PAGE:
This is the first in a series of articles where I break down my revision strategy for MRCP Part 1. To see more, click here.
What is MRCP Part 1?
For anyone looking to pursue a career in a specialty in internal medicine, the Membership of the Royal College of Physicians (MRCP) examinations are an important requirement for progression. It consists of 3 examinations: Part 1, Part 2, and PACES (Practical Assessment of Clinical Examination Skills) which must be completed before advancing to registrar level (in the UK, this is ST3/ST4).
MRCP Part 1 is the first of these examinations, and can be taken after your first year as a doctor. This is a single day, multiple choice exam assessing preclinical and clinical sciences in medical specialties. To be eligible, you must have a GMC recognised primary medical qualification and have at least 12 months postgraduate experience in medical employment. Once you have passed MRCP Part 1, you can attempt Part 2 and PACES (in either order).
The objective of the exam is to ensure an appropriate level of knowledge of physicians at the beginning of postgraduate training. Successful candidates should understand key aspects of histories, examinations and investigations that allow you to draw correlations and form differential diagnoses in clinical decision making. This understanding stems from basic preclinical sciences learned in undergraduate training, which invariably forms a large basis of the questions. MRCPUK correlate this to the expectation for core/internal medical trainees in the UK, of which the details can be found here.
In essence, anything preclinical and clinical in the specified specialties is fair game. This is why it's such a difficult exam to study for; the scope is huge. To study efficiently, you really do need to have a comprehensive plan.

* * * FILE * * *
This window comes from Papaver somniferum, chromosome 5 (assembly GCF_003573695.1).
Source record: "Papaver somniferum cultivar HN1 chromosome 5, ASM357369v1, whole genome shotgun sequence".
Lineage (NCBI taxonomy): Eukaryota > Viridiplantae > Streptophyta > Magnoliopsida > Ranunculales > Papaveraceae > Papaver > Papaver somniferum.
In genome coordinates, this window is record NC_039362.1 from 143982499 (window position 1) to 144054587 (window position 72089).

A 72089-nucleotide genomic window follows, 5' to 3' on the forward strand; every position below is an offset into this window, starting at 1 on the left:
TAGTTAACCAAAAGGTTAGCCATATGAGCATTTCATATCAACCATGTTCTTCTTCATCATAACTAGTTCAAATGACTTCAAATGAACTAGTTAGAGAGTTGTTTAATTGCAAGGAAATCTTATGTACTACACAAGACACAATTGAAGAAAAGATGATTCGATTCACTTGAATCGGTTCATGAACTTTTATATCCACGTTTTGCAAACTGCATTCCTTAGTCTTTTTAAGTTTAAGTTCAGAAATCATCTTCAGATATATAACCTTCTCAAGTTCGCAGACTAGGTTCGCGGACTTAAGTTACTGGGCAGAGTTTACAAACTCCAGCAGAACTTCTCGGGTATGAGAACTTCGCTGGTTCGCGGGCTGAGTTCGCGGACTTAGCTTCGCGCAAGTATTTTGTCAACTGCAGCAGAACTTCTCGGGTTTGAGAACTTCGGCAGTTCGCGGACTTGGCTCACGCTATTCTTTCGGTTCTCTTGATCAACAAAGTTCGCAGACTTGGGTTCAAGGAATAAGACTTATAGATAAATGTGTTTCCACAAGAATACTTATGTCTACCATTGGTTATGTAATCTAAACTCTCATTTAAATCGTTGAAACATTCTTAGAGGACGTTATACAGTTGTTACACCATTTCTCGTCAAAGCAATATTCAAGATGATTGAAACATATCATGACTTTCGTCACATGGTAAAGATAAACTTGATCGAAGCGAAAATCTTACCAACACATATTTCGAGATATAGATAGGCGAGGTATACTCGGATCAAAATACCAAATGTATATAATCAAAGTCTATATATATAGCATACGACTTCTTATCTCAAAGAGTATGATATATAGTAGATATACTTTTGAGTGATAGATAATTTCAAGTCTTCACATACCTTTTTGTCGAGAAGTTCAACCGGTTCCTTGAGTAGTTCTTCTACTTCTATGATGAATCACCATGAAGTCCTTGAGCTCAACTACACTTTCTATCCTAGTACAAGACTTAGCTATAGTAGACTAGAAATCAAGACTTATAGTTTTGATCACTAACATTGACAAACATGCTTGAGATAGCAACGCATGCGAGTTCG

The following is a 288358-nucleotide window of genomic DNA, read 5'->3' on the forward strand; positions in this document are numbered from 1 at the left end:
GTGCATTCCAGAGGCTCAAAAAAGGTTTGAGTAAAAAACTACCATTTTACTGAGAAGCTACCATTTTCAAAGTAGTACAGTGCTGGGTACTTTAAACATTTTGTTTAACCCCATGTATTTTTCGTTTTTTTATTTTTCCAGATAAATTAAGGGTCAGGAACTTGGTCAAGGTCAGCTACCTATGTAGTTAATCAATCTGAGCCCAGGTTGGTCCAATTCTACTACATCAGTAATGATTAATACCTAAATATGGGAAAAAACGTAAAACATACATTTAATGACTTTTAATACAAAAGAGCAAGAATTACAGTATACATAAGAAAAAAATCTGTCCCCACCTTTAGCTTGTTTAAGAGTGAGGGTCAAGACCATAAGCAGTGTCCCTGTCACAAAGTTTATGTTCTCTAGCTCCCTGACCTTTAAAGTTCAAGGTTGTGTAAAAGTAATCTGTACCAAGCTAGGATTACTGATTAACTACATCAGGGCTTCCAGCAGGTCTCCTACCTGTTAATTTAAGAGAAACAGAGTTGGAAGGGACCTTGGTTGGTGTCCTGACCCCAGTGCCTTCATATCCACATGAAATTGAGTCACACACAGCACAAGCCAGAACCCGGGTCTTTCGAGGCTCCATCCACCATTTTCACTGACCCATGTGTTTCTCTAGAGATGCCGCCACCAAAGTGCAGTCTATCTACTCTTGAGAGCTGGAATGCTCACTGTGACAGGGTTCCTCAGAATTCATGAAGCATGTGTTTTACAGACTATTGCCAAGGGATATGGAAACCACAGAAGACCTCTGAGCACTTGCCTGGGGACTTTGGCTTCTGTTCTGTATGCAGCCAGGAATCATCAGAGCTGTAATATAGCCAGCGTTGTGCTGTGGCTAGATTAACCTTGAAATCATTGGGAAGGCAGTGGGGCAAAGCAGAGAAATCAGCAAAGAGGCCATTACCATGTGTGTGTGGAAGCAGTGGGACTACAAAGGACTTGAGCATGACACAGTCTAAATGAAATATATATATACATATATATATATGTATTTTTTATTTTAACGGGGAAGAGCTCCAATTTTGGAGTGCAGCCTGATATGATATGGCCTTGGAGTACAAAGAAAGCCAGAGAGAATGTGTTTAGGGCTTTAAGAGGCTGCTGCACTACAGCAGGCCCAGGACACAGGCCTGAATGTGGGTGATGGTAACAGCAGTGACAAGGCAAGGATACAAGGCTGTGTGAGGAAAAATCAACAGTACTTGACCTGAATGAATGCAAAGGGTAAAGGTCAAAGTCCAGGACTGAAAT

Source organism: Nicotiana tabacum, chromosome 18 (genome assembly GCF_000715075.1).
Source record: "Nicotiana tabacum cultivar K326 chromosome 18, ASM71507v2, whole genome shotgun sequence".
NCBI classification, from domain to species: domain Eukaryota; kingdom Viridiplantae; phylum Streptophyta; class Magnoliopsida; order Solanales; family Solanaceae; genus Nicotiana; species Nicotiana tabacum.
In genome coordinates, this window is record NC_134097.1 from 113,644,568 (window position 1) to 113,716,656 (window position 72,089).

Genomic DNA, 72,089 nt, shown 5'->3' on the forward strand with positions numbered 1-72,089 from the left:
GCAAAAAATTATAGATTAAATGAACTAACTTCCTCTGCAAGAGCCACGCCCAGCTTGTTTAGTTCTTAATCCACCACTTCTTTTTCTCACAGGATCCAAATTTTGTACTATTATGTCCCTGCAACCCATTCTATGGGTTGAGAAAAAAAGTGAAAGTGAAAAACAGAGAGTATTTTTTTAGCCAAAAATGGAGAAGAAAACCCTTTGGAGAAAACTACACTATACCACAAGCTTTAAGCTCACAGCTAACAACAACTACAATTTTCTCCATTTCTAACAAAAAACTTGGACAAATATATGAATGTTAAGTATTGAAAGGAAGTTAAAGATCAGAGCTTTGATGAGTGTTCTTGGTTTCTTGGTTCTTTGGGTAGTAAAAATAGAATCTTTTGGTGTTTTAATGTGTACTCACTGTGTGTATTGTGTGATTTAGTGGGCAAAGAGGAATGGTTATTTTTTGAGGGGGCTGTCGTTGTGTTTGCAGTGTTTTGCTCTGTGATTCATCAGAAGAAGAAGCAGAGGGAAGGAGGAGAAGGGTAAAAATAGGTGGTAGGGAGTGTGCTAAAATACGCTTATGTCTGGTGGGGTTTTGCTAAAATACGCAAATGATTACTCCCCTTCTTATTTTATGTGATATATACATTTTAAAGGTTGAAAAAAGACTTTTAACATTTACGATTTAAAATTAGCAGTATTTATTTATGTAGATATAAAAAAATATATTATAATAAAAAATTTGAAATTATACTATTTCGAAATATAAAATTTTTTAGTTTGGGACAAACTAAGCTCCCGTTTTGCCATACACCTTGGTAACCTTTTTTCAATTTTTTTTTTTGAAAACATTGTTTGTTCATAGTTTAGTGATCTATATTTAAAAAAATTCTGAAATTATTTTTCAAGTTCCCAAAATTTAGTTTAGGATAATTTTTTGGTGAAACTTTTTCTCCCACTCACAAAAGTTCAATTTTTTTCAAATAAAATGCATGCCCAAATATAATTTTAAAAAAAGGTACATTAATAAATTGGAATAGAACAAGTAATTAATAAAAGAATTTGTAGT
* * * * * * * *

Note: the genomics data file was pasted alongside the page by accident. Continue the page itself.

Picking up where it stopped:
Is this the right exam for me?
You should take MRCP Part 1 if you are:
- Looking to specialise in an internal medical specialty. Specialties requiring MRCP include cardiology, neurology, geriatric medicine, gastroenterology, respiratory medicine, dermatology and many others.
- Looking for an internationally recognised medical qualification. This may open you up to job opportunities outside your country. In some places, this may result in better salaries.
- Considering coming to the UK to work as a doctor. MRCP qualification can be used as an alternative to PLAB.
- A house officer/junior doctor unsure of your career path, but hoping to gain some knowledge in medicine.
You shouldn't take this exam if:
- Your professional medical body doesn't recognise MRCP as a qualification.
- You are planning to pursue a career outside internal medicine (e.g. in surgery, anaesthetics or emergency medicine) with certainty.
These are the key facts you need to know about the examination:
- Exam Format: One day examination consisting of 2 papers, 3 hours each. Each paper has 100 multiple choice (best of five) questions per paper.
- Timing: All doctors in one sitting take the same paper worldwide simultaneously.
- Marking: The examination is pass/fail, with no opportunities for distinction/merit. There is NO negative marking (you will not be penalised for wrong answers).
- Content: Basic sciences and clinical information from 17 specialties. Questions per specialty varies.
- Question style: Most questions have a clinical stem. There are no images (and therefore no questions on subjective interpretation of imaging, ECGs etc.)